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LSSW: Lunar Scenario 4—Manifest Destiny? May 28, 2009

Posted by Nick Azer in Lunar Surface Systems Workshop.

This is the latest in my ongoing series of coverage of the Lunar Surface Systems Workshop, where oodles of new, advanced concepts for NASA’s future lunar base were shown.

Lunar Surface Architecture Status: Part 4

Now that the idea of lunar scenarios is introduced, the presentation dives into selected scenarios themselves.

The first scenario is pretty brief, but comes with some spiffy imagery:

The NASA Lunar Base Concept with Technology Labeled

That is a graphic of the lunar base, with the technology labeled. All or most of those elements will each get their own post here in the coming weeks, but the note at the bottom there mentions two in particular: the ATHLETE (All-Terrain Hex-Legged Extra-Terrestrial Explorer) and the PUP (Portable Utility Pallet). The ATHLETE is probably the coolest thing I’ve seen from Constellation yet—video evidence of such :).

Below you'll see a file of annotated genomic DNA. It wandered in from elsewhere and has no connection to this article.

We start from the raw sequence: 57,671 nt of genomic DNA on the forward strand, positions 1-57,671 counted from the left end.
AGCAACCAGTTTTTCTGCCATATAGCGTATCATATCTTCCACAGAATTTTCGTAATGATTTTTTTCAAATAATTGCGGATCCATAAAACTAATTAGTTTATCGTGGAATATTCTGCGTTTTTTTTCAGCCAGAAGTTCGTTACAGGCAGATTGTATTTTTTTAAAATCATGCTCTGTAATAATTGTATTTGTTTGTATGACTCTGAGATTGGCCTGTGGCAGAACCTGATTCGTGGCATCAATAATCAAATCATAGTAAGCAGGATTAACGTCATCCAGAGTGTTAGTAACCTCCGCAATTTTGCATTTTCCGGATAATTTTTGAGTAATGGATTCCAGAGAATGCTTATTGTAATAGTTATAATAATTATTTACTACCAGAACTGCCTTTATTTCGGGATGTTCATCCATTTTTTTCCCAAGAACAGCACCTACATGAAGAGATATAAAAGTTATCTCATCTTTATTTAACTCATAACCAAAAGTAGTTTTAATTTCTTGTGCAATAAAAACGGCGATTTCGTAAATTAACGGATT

And that is a manifest showing the technology rollout to the base, under this scenario. That’s pretty darn neat, as it says right down to the quarter when they generally expect crew and elements to be there.

This scenario’s manifest shows that crew would be there 6 months at a time each of the last three fiscal years, for the middle two quarters—so from January through the end of June. In FY2020, four crew would only be there for a week in Q4 (late summer), and in FY2021 that goes up to 14 days (also in Q4).

As far as the tech, the bulk shows up in the form of the Lunar Electric Rovers (also known as Small Pressurized Rovers [SPRs]) and utilities in late 2020. The first ATHLETE shows up in late 2021, and the Core Habitat is in place by late 2022. So, despite NASA planning to have the base ‘completed’ by 2024 or so, there will be plenty of action up there before then :)

The diagram also notes that in FYs 2022, 2023, and 2024 there may be sorties to other lunar locations—potentially expeditions in the Lunar Electric Rovers (which can hold astronauts, comfortably, on trips as long as two weeks), versus seperate flights up there.

Check back soon for Part 5 of the Lunar Surface Architecture Status: a look at Scenario 5, which outlines nuclear fission as a lunar energy option.


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